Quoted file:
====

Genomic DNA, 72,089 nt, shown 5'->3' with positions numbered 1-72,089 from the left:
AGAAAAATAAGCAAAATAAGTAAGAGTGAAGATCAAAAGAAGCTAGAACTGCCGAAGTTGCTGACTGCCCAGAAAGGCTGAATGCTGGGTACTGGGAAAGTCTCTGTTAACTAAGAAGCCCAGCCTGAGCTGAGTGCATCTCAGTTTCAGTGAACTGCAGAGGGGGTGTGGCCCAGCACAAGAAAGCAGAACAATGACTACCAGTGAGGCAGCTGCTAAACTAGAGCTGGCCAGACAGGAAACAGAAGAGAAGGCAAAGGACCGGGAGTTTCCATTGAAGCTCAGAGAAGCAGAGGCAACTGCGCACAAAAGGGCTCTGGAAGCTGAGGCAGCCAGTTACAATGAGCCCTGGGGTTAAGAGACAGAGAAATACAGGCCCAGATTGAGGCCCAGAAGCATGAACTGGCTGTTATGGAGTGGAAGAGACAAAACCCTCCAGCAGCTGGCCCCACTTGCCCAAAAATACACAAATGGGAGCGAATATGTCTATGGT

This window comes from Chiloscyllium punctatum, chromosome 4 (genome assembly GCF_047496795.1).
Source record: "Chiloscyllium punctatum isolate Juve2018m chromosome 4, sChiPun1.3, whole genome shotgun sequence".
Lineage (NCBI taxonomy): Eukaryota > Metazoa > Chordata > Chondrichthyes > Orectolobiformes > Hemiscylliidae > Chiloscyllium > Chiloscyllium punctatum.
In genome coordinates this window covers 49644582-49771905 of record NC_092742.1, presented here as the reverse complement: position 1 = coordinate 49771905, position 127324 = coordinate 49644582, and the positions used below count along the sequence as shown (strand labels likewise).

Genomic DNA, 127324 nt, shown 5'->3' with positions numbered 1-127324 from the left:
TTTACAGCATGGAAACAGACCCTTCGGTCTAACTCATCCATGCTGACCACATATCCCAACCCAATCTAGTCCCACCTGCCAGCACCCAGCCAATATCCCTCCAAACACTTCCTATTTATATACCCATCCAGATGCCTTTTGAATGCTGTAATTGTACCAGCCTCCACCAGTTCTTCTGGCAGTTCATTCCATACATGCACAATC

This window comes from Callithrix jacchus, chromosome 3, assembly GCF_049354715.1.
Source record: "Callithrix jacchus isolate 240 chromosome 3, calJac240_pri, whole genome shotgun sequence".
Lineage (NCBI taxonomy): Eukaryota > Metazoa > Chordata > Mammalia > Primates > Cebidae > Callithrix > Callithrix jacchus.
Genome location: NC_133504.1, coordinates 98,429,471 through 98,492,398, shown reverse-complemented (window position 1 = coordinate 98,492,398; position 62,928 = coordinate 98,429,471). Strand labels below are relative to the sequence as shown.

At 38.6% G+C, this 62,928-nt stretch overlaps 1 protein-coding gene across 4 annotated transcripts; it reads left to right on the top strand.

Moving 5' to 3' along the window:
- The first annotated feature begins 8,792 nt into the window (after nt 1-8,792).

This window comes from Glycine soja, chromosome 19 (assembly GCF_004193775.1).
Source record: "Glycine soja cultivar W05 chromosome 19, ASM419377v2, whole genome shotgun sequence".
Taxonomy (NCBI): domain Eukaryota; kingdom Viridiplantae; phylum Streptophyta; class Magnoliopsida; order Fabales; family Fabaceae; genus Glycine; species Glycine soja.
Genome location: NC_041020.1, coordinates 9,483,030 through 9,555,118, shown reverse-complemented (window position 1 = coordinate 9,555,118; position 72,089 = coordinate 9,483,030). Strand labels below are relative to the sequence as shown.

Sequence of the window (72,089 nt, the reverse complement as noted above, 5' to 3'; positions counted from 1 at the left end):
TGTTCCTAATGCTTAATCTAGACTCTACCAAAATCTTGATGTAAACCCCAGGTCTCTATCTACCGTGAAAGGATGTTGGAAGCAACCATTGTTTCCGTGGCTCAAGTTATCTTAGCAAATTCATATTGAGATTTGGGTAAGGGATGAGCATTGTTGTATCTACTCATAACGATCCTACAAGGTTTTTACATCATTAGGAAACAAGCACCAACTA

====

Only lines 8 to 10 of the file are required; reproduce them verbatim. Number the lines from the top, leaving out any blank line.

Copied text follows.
TTTACAGCATGGAAACAGACCCTTCGGTCTAACTCATCCATGCTGACCACATATCCCAACCCAATCTAGTCCCACCTGCCAGCACCCAGCCAATATCCCTCCAAACACTTCCTATTTATATACCCATCCAGATGCCTTTTGAATGCTGTAATTGTACCAGCCTCCACCAGTTCTTCTGGCAGTTCATTCCATACATGCACAATC

This window comes from Callithrix jacchus, chromosome 3, assembly GCF_049354715.1.
Source record: "Callithrix jacchus isolate 240 chromosome 3, calJac240_pri, whole genome shotgun sequence".